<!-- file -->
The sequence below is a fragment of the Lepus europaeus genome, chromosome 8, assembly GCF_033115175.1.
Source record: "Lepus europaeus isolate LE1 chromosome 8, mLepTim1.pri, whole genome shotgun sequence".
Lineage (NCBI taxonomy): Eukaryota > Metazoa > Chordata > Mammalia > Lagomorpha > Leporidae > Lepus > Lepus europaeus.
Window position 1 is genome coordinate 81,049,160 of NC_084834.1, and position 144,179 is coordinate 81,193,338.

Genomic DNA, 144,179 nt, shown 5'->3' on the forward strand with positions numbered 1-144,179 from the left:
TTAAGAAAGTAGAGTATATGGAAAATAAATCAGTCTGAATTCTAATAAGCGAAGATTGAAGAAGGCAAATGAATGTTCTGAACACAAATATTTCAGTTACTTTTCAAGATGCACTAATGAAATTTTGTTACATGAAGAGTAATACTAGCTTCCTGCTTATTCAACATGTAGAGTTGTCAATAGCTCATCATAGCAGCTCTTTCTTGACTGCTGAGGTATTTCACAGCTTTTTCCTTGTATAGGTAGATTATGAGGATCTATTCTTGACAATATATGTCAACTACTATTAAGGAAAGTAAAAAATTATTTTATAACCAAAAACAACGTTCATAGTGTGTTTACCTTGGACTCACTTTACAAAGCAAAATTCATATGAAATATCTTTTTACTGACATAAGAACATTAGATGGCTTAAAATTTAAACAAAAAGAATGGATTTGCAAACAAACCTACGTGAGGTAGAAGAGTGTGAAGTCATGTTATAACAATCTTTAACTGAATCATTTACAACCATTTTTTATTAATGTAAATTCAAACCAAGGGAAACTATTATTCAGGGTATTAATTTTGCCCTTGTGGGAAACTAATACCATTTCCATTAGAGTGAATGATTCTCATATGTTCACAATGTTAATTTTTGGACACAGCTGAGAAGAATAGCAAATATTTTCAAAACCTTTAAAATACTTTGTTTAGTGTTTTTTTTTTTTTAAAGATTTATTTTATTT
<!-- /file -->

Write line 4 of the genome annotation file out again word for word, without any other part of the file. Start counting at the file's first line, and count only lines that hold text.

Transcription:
Window position 1 is genome coordinate 81,049,160 of NC_084834.1, and position 144,179 is coordinate 81,193,338.